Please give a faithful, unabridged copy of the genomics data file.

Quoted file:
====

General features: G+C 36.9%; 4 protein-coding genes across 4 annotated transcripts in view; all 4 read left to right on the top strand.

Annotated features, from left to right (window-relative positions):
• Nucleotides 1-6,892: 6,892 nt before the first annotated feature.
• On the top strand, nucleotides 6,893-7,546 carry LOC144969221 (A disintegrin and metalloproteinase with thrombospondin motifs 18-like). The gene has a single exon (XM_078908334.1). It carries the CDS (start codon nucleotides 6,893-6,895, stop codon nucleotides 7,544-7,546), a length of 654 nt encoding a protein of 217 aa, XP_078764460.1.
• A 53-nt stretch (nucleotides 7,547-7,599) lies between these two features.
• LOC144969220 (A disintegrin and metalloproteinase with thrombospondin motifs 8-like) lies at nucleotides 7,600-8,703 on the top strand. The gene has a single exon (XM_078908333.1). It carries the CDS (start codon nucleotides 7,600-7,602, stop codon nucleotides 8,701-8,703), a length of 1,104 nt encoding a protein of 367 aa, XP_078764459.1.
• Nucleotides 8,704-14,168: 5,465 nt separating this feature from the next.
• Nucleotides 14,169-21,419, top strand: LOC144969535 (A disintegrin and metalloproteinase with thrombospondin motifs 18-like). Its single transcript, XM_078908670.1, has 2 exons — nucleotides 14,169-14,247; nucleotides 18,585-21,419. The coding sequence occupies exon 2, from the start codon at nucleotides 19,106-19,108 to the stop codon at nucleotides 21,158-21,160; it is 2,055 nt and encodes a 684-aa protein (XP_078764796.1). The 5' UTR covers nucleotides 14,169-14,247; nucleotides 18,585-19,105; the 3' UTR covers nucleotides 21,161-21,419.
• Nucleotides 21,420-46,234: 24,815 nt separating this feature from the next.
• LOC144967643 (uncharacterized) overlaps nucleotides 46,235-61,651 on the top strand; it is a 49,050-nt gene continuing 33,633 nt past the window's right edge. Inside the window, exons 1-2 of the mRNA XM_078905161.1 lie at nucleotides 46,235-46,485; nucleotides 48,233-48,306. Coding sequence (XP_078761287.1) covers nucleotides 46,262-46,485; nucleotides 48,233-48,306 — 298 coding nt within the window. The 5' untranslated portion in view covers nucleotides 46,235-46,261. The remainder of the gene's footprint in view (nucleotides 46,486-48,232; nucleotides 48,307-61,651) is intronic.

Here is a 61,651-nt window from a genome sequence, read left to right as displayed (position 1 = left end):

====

General features: G+C 36.9%; 4 protein-coding genes across 4 annotated transcripts in view; all 4 read left to right on the top strand.

Annotated features, from left to right (window-relative positions):
• Nucleotides 1-6,892: 6,892 nt before the first annotated feature.
• On the top strand, nucleotides 6,893-7,546 carry LOC144969221 (A disintegrin and metalloproteinase with thrombospondin motifs 18-like). The gene has a single exon (XM_078908334.1). It carries the CDS (start codon nucleotides 6,893-6,895, stop codon nucleotides 7,544-7,546), a length of 654 nt encoding a protein of 217 aa, XP_078764460.1.
• A 53-nt stretch (nucleotides 7,547-7,599) lies between these two features.
• LOC144969220 (A disintegrin and metalloproteinase with thrombospondin motifs 8-like) lies at nucleotides 7,600-8,703 on the top strand. The gene has a single exon (XM_078908333.1). It carries the CDS (start codon nucleotides 7,600-7,602, stop codon nucleotides 8,701-8,703), a length of 1,104 nt encoding a protein of 367 aa, XP_078764459.1.
• Nucleotides 8,704-14,168: 5,465 nt separating this feature from the next.
• Nucleotides 14,169-21,419, top strand: LOC144969535 (A disintegrin and metalloproteinase with thrombospondin motifs 18-like). Its single transcript, XM_078908670.1, has 2 exons — nucleotides 14,169-14,247; nucleotides 18,585-21,419. The coding sequence occupies exon 2, from the start codon at nucleotides 19,106-19,108 to the stop codon at nucleotides 21,158-21,160; it is 2,055 nt and encodes a 684-aa protein (XP_078764796.1). The 5' UTR covers nucleotides 14,169-14,247; nucleotides 18,585-19,105; the 3' UTR covers nucleotides 21,161-21,419.
• Nucleotides 21,420-46,234: 24,815 nt separating this feature from the next.
• LOC144967643 (uncharacterized) overlaps nucleotides 46,235-61,651 on the top strand; it is a 49,050-nt gene continuing 33,633 nt past the window's right edge. Inside the window, exons 1-2 of the mRNA XM_078905161.1 lie at nucleotides 46,235-46,485; nucleotides 48,233-48,306. Coding sequence (XP_078761287.1) covers nucleotides 46,262-46,485; nucleotides 48,233-48,306 — 298 coding nt within the window. The 5' untranslated portion in view covers nucleotides 46,235-46,261. The remainder of the gene's footprint in view (nucleotides 46,486-48,232; nucleotides 48,307-61,651) is intronic.

Here is a 61,651-nt window from a genome sequence, read left to right as displayed (position 1 = left end):